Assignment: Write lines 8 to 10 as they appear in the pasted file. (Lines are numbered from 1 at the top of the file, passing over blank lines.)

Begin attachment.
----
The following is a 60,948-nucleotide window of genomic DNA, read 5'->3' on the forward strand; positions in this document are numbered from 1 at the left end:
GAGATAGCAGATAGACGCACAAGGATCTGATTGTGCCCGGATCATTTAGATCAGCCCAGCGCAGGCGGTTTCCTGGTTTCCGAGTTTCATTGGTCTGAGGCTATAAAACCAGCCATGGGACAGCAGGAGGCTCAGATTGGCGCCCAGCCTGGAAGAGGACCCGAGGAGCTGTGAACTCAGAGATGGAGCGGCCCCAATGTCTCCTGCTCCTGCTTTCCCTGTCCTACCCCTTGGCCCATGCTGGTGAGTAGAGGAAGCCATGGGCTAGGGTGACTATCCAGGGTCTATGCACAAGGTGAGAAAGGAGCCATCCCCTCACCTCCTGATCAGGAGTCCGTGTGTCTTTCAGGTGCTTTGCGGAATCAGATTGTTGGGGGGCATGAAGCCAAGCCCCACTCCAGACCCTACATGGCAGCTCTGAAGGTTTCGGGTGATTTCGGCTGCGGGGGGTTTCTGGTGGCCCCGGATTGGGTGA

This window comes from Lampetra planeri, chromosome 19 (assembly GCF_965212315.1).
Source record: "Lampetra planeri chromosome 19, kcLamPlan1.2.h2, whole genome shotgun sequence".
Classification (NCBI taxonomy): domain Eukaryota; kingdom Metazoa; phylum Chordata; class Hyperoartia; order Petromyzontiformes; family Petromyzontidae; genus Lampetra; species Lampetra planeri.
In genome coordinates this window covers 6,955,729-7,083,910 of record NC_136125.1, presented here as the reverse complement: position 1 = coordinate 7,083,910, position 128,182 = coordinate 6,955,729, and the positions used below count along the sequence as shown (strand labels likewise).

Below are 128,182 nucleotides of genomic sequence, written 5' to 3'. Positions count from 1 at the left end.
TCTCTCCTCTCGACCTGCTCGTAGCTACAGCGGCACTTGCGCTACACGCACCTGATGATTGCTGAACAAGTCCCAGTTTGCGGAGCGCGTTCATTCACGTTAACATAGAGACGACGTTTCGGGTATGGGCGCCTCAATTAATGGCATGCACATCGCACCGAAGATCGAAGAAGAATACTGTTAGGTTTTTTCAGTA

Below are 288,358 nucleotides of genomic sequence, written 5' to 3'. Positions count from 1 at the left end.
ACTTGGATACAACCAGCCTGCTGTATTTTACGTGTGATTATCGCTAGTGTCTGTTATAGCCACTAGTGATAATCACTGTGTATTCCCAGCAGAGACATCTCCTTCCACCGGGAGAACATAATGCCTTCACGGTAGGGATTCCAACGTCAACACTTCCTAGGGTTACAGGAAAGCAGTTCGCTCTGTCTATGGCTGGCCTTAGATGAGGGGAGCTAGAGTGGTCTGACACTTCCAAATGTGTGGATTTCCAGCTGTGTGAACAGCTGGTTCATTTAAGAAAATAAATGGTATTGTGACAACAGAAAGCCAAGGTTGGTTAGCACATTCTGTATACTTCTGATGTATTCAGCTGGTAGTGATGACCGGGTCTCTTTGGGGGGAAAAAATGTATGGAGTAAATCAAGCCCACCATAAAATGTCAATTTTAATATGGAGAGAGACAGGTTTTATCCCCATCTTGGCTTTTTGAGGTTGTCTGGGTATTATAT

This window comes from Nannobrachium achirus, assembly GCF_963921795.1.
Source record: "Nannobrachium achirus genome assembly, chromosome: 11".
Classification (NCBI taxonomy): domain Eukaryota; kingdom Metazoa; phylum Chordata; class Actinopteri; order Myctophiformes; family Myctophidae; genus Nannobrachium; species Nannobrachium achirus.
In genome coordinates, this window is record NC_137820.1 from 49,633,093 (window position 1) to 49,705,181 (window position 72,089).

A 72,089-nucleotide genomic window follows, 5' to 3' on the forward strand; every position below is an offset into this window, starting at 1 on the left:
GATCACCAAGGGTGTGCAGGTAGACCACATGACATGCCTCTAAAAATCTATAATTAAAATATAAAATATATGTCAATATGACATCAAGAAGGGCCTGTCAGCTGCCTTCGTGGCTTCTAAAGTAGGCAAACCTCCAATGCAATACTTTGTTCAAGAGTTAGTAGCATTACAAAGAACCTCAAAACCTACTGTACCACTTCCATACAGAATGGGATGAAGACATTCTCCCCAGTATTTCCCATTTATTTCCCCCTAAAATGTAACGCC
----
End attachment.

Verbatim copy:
TCTCTCCTCTCGACCTGCTCGTAGCTACAGCGGCACTTGCGCTACACGCACCTGATGATTGCTGAACAAGTCCCAGTTTGCGGAGCGCGTTCATTCACGTTAACATAGAGACGACGTTTCGGGTATGGGCGCCTCAATTAATGGCATGCACATCGCACCGAAGATCGAAGAAGAATACTGTTAGGTTTTTTCAGTA

Below are 288,358 nucleotides of genomic sequence, written 5' to 3'. Positions count from 1 at the left end.
ACTTGGATACAACCAGCCTGCTGTATTTTACGTGTGATTATCGCTAGTGTCTGTTATAGCCACTAGTGATAATCACTGTGTATTCCCAGCAGAGACATCTCCTTCCACCGGGAGAACATAATGCCTTCACGGTAGGGATTCCAACGTCAACACTTCCTAGGGTTACAGGAAAGCAGTTCGCTCTGTCTATGGCTGGCCTTAGATGAGGGGAGCTAGAGTGGTCTGACACTTCCAAATGTGTGGATTTCCAGCTGTGTGAACAGCTGGTTCATTTAAGAAAATAAATGGTATTGTGACAACAGAAAGCCAAGGTTGGTTAGCACATTCTGTATACTTCTGATGTATTCAGCTGGTAGTGATGACCGGGTCTCTTTGGGGGGAAAAAATGTATGGAGTAAATCAAGCCCACCATAAAATGTCAATTTTAATATGGAGAGAGACAGGTTTTATCCCCATCTTGGCTTTTTGAGGTTGTCTGGGTATTATAT